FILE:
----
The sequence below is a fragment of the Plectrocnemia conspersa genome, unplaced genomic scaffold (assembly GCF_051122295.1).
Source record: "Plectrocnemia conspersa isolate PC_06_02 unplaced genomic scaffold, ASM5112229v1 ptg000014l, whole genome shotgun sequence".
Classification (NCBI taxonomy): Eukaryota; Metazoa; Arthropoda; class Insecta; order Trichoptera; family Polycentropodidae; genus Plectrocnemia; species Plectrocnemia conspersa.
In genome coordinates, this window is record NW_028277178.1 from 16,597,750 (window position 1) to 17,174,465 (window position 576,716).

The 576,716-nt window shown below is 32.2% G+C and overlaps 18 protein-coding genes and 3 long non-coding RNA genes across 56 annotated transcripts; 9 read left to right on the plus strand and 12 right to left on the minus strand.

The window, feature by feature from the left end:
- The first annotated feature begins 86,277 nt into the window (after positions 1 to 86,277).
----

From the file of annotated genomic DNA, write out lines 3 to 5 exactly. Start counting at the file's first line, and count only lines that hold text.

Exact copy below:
Classification (NCBI taxonomy): Eukaryota; Metazoa; Arthropoda; class Insecta; order Trichoptera; family Polycentropodidae; genus Plectrocnemia; species Plectrocnemia conspersa.
In genome coordinates, this window is record NW_028277178.1 from 16,597,750 (window position 1) to 17,174,465 (window position 576,716).

The 576,716-nt window shown below is 32.2% G+C and overlaps 18 protein-coding genes and 3 long non-coding RNA genes across 56 annotated transcripts; 9 read left to right on the plus strand and 12 right to left on the minus strand.